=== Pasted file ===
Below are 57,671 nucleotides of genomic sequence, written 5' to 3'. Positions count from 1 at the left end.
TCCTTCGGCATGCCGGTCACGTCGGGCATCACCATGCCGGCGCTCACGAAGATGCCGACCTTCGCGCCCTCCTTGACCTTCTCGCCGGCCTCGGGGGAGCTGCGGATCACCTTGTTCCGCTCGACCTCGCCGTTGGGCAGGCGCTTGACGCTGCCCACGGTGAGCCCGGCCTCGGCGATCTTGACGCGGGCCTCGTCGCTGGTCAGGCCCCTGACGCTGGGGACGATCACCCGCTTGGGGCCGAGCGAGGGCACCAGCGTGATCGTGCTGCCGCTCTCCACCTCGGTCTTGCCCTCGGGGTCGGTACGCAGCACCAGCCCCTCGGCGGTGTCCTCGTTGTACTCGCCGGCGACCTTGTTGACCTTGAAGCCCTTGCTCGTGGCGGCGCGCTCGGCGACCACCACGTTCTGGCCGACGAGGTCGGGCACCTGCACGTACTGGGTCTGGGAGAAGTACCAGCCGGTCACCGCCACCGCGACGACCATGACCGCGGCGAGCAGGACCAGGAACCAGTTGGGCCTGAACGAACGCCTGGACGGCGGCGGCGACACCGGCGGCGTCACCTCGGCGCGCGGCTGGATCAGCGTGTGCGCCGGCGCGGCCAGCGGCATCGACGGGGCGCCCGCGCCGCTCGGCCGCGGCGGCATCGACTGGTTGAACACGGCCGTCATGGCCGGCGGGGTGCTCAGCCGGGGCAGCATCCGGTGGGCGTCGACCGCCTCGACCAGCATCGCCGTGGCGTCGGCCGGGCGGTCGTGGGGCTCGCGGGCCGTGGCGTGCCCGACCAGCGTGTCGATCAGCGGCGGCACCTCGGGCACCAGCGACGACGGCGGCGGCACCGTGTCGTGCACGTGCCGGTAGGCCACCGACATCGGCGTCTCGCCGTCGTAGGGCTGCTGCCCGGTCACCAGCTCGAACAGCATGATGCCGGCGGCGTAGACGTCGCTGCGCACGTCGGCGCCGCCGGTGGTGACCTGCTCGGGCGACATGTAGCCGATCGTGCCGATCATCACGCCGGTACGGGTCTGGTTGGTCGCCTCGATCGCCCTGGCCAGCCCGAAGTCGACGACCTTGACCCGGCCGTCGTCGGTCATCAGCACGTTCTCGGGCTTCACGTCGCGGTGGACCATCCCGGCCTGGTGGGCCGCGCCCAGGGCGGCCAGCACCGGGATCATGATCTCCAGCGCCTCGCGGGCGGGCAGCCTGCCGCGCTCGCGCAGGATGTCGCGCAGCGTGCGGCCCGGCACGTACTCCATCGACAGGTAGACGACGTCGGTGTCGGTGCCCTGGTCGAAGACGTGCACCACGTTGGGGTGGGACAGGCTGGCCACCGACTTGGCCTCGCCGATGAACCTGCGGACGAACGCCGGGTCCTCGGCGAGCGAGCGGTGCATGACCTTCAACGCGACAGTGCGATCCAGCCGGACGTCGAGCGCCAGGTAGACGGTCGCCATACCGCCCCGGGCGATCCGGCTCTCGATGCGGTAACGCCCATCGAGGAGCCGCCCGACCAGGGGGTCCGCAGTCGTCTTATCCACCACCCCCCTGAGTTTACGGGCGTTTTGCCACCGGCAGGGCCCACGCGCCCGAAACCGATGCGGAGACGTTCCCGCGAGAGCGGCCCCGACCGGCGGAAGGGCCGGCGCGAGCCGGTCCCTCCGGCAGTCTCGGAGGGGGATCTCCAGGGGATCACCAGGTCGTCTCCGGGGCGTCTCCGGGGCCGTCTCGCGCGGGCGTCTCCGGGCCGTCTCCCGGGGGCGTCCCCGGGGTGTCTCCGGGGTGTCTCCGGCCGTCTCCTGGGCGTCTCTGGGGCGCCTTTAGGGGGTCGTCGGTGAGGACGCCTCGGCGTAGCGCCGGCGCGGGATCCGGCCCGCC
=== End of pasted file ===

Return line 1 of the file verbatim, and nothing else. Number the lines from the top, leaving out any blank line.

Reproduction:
Below are 57,671 nucleotides of genomic sequence, written 5' to 3'. Positions count from 1 at the left end.